But Mr. Frydman eventually found himself drawn into an existential legal battle: In 2015, the French government, which had previously applauded the site, accused France.com of infringing on the nation’s right to the French name.
The government won several domestic judgments, most recently in September 2017, ordering, among other things, that France.com turn over the domain, with a penalty of 150 euros (about $180) for each day that it failed to do so.
But, in a lawsuit filed in Virginia this April, Mr. Frydman argued that not only did the French government lack the authority to seize the domain, but it also violated several American laws.
In the suit, which was reported by the technology publication Ars Technica on Sunday, Mr. Frydman accused the French government and Atout France, the French government’s tourism agency, of cybersquatting, hijacking his domain name, expropriation of property, infringing on his trademark, and unfair competition.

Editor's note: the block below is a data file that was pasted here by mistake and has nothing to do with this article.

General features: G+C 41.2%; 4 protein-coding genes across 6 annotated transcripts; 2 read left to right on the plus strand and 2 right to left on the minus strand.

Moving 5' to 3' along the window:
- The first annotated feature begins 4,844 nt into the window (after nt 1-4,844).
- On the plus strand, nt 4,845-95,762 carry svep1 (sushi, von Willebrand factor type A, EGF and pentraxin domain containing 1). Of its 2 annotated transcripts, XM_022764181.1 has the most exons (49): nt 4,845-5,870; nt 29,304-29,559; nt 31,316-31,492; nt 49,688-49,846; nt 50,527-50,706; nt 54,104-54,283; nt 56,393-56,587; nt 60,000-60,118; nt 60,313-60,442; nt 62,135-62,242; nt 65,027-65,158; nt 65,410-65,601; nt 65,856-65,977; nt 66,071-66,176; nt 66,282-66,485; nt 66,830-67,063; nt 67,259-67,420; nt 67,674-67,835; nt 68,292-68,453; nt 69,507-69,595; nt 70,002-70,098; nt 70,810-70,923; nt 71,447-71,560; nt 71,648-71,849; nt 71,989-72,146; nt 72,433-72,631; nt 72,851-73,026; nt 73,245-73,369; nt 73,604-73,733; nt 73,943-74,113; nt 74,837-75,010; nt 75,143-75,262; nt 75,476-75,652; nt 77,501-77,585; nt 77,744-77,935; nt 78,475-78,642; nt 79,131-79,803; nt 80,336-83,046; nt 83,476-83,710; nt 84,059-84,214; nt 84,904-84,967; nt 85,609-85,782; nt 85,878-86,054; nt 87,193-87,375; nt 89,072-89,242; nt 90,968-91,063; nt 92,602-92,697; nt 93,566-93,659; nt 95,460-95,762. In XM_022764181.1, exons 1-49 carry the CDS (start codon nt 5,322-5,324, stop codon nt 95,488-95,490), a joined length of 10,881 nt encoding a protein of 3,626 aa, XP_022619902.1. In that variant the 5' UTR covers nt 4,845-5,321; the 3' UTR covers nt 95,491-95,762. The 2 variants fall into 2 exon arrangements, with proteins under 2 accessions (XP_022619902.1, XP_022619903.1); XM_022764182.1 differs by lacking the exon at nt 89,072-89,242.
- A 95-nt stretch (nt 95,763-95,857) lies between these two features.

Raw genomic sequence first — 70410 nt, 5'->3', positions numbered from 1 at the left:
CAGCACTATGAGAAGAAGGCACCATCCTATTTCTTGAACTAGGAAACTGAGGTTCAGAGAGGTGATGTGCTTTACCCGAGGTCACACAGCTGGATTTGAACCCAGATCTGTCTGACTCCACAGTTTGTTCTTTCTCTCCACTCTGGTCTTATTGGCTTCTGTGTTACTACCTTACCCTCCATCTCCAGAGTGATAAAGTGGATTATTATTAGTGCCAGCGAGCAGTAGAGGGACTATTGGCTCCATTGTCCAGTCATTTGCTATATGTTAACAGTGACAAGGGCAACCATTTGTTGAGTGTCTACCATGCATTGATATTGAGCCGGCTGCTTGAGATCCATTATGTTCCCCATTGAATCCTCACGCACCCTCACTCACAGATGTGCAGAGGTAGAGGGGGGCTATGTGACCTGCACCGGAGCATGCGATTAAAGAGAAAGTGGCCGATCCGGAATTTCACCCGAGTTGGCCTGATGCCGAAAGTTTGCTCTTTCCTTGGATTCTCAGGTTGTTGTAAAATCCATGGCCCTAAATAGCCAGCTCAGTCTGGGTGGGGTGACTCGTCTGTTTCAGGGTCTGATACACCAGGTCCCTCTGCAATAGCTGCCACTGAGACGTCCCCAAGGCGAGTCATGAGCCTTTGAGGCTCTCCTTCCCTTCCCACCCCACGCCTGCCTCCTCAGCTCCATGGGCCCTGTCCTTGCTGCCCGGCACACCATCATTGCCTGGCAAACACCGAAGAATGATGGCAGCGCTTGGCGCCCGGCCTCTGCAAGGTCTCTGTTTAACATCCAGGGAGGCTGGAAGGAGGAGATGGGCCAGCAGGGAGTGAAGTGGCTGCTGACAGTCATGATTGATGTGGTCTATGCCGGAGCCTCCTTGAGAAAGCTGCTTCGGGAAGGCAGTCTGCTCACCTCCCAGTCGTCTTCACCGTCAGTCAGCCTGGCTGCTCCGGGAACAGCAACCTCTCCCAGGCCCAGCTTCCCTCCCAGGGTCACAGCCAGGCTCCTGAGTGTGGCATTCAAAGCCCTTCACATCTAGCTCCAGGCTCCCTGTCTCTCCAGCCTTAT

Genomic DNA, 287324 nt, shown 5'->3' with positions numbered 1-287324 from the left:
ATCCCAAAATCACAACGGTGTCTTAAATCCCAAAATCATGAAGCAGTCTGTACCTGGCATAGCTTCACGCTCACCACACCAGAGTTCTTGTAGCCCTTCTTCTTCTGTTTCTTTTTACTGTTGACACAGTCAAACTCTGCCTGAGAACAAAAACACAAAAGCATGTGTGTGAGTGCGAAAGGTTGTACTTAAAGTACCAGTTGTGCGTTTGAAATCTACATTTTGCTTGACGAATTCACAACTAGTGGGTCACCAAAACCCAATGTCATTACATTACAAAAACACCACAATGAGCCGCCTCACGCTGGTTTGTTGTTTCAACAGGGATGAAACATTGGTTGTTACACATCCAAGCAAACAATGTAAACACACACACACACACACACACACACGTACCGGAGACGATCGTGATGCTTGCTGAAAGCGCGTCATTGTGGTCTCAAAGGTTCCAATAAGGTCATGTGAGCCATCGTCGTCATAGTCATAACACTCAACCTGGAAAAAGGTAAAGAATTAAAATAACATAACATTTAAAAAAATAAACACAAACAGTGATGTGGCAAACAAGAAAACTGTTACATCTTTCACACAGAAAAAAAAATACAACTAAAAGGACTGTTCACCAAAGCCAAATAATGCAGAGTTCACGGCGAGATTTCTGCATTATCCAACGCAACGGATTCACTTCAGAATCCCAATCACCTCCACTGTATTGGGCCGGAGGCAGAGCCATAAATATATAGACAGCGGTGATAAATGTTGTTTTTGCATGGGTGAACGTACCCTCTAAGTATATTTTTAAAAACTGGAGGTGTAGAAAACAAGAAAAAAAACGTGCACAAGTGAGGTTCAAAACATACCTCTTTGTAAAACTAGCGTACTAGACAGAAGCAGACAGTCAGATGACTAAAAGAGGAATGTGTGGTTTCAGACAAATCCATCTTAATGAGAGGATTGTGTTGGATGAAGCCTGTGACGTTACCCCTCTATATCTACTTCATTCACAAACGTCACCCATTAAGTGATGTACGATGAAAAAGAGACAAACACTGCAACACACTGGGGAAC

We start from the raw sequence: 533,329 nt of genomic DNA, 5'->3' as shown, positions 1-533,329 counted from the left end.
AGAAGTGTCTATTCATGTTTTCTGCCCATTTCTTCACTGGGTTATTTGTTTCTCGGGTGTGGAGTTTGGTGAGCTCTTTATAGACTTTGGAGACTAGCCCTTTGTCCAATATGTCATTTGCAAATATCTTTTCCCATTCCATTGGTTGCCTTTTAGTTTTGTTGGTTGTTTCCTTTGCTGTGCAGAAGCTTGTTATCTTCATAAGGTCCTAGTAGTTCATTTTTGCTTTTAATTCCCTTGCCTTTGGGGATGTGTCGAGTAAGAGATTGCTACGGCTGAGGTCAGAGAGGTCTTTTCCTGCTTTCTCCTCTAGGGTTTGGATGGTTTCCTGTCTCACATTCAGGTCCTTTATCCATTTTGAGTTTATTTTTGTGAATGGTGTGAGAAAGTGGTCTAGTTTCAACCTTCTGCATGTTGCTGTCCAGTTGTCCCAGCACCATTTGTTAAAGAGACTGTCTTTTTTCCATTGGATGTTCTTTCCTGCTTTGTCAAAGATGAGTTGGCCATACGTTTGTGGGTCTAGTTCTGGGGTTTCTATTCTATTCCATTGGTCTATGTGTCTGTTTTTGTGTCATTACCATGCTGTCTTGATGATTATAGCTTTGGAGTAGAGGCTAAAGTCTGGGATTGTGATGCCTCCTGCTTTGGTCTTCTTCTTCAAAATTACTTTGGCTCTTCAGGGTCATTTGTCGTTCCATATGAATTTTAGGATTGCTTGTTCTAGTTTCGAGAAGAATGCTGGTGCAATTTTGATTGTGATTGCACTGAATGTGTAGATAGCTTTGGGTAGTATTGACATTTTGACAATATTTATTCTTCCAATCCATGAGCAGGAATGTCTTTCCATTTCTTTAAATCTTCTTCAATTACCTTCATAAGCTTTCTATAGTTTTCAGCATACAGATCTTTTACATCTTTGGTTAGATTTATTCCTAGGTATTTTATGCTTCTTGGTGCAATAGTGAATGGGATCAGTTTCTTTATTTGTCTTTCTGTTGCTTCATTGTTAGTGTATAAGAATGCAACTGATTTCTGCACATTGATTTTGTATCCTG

He also argued that since both France.com and the domain registrar, Web.com, are American businesses, the domain is property squarely within the United States.
Over the past two years, both Mr. Frydman and Mr. Krishnamurthy repeatedly made that point by email to Matthew McClure, Web.com’s chief legal officer, but the company refused to lift a lock it had placed on the domain when the wrangling began in 2015. It also ignored Mr. Krishnamurthy’s request that it at least warn them if it transfers the domain to France, which it did in March.
“They took everything away from me without notice,” Mr. Frydman said. “I’m 56 years old and, to tell you the truth, this is just incredibly shameful.”